The Reasonableness of Reason

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I’ve just splashed out a fiver on a hardcore philosophy book ‘The Reasonableness of Reason’. Second hand mind you, austerity reigns. But absolute austerity is probably slightly unreasonable.

It is, by all accounts, an exhaustive investigation of whether following reason is better than scepticism or belief. My current bedtime read Philosophy Now carries an admirable review by Professor Raymond S. Pfeiffer of what I’ve bought, which I précis here:

Naturalists argue that there are some general goals that almost all humans in all societies have in common, such as obtaining safety, food, love, meaning, and an understanding of the world. In fact, no one has suggested possible alternatives.

Naturalists further argue that human goals are best achieved by a group of standards, rules and methods referred to as ‘the theory of middle-sized physical objects’. This theory is the idea that there is a world inhabited by everyday objects that behave in the kind of way they seem to behave in our experience of them.

The naturalistic claim is simply that a preponderance of evidence reveals that using the claims, methods, standards and rules of the theory of middle-sized physical objects (a.k.a. using reason) is the best way to fulfil human goals.

This process – which is the use of reason and the scientific method – has produced the best confirmed and most useful thinking about reality, and continues to do so.

Others may choose a different process to understand the world, such as basing some of their beliefs on faith. But history has shown that such an approach often goes wrong in some way, and that, when corrected, it is usually corrected by the use of reason and the scientific method.

Furthermore, sceptics, who suspend belief in reason and seek to follow the customs of the culture in which they live, use the very same theses, methods and rules of thought as the theory of middle-sized physical objects, and so use the tools of reason anyway.

Hauptli (the Author) concludes that “If we seek optimum goal-fulfillment, the use of reason will promote this best in the long run.” So although there is no certain proof of the advantage of using reason, it provides a better option than any known alternative.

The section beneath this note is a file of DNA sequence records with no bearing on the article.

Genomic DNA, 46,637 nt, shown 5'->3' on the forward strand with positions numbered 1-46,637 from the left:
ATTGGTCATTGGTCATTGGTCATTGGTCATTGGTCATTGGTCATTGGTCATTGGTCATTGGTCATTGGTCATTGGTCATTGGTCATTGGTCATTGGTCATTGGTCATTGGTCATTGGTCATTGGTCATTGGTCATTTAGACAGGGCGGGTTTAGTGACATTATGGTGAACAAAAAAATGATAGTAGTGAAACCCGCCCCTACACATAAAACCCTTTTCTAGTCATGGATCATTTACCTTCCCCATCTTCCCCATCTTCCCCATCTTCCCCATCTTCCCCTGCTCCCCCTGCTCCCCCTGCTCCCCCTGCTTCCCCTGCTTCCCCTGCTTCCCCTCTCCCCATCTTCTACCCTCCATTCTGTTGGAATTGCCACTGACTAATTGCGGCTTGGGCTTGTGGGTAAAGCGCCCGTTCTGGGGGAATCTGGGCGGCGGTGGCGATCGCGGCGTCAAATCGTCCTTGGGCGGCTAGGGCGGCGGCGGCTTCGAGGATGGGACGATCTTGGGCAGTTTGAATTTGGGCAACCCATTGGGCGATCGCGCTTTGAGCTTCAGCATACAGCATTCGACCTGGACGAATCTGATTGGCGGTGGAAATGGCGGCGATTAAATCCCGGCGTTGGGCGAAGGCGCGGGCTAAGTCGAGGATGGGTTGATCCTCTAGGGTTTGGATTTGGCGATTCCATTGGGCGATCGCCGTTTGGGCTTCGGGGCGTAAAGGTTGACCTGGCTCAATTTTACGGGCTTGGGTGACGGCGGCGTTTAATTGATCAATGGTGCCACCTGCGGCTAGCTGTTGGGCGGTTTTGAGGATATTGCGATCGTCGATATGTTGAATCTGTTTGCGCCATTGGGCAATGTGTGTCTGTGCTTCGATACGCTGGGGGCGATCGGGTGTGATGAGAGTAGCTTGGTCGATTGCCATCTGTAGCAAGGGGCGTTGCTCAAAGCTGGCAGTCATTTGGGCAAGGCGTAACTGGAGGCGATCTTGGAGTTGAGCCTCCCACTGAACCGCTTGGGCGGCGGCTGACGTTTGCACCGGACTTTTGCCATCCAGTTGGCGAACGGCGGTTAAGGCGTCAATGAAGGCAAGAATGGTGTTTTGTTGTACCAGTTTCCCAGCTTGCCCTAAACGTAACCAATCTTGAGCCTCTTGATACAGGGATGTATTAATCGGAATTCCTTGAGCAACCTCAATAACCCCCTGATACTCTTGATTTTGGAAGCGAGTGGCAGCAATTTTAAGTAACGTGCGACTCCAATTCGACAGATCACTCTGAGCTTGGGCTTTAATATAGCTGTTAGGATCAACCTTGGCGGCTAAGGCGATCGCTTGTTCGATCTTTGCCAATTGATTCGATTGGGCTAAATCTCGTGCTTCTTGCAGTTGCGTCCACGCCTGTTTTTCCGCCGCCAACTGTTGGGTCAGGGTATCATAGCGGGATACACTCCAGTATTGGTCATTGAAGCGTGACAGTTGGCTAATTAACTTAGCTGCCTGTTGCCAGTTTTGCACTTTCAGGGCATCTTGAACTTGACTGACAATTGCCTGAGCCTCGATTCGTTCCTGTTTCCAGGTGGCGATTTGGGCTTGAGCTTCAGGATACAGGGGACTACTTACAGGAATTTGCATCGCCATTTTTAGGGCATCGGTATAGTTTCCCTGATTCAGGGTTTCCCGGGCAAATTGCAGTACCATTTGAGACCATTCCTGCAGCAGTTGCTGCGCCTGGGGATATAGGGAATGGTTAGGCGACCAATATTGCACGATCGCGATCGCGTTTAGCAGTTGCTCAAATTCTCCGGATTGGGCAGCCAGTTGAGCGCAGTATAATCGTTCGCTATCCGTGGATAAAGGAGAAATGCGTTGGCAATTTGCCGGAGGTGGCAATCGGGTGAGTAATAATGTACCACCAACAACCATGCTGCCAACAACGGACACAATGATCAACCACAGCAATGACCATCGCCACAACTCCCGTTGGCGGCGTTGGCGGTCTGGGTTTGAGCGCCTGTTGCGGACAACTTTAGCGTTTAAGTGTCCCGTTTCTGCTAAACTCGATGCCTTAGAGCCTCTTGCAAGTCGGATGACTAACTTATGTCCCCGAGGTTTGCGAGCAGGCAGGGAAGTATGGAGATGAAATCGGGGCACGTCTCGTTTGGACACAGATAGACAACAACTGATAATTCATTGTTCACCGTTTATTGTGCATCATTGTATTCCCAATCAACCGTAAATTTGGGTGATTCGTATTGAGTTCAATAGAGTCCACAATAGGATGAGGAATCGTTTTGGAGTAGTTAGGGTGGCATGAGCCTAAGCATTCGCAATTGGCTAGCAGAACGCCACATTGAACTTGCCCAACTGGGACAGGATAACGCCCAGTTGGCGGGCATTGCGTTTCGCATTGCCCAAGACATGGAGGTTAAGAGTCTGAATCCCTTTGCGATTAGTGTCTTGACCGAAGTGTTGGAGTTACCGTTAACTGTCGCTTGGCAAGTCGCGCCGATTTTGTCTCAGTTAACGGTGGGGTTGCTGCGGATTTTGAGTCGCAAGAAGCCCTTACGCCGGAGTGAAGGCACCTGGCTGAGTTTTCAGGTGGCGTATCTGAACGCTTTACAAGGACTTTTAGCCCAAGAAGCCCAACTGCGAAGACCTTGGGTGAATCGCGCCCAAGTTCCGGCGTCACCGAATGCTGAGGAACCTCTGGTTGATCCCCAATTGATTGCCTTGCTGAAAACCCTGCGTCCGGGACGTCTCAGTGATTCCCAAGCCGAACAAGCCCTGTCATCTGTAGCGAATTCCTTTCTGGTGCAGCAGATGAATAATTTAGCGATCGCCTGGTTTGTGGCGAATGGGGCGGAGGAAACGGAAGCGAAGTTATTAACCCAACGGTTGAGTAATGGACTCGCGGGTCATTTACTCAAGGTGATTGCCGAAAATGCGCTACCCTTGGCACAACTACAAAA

How very reasonable. I have a feeling I could have saved myself that fiver.

Incandescence

This week, I advanced my new theory – to a gently sceptical friend – that the brain works (at least partly) like the electronic ink screen of an Amazon Kindle. Blending in the philosophy of St Thomas Aquinas, my sweeping conclusion was he should get angry more. Here’s why.

Since buying a Kindle, I’ve been impressed that the screen, when you switch it off, maintains a complex picture – a person, a constellation, a painting etc – using no energy at all. It’s simple but impressive. Like a screensaver, but without power. Information and knowledge are thus available to be viewed, at any time, at no energy or processing cost. My theory is the brain has the same capacity.

A few years ago I read that neurones aren’t permanently ‘charged’ like little lightbulbs or LCD pixels but store information passively – more like a physical switch or dial. Energy is used to ‘charge’ them with information, but once they have been ‘set’ with information they store it passively until changed. Good job too, or, given the number of neurones we have, we’d need a nuclear generator to power our heads.

So my emerging thesis is we can ‘poll’ in computer lingo, or rapidly access a snapshot our entire accumulated summary of knowledge and experience in an instant. And in that instant we can act or react subconsciously informed by that summary.

My guess is that none of this requires much in the way of conscious cognitive processes. Like a finger recoiling from a nail or a smile drawing a return smile, we can immediately and effectively respond to people and situations against this dataset. I’m not saying it is innate or preloaded. We are constantly checking, updating and rearranging our vast neuronal data-set. But at any instant, my thesis is, it lies latently ‘there’ encrypted in neurones like the patterns which make a rich picture, or a page of words, out of electronic ink.

Of course we can intervene, ignore, debate or challenge our accumulated data. Any instant ‘gut’ reaction, or action, it may recommend can be overruled. In complex or nuanced circumstances the higher cognitive functions kick in – at least most of the time.

And this connects to my ongoing conversation with my friend on Aquinas’ support for ‘ira’, and the set of passions which include anger. Like Aristotle – in fact far more than him – Aquinas was pro anger in the right circumstances. Surprising for a theologian.

He thought the passions were intrinsic parts of who we are. He thought they were forms of reason, not lower ‘animal’ or ‘bodily’ sensations to be suppressed by our purer ‘mind’ or ‘soul’. Thus, our passions come from our instincts, blended with our default ‘Kindle screen’ summary of experiences, beliefs and our lifetime of accumulated and refined knowledge. They all inform each other.

I’m with Aristotle that we are what we repeatedly do. So we are constantly refining and tuning our passions, our experience dataset and our virtues through action – only some of that helped by conscious reflection. I’m increasingly with Aquinas too, that it all comes together in complex single holistic system – an ‘anima’, aka a person, not a dumb body and a smart, reasonable mind.

As Herbert McCabe points out: for Aquinas the good life is a passionate life; not achieved by the repression of passions, but by passions guided by virtues. Perhaps there’s more to be said for trusting our ‘gut’, allowing moments of ‘ira’ and the occasional incandescence of righteous anger. Once you’ve lived a few decades and developed a bit of virtue, it’s pretty well informed.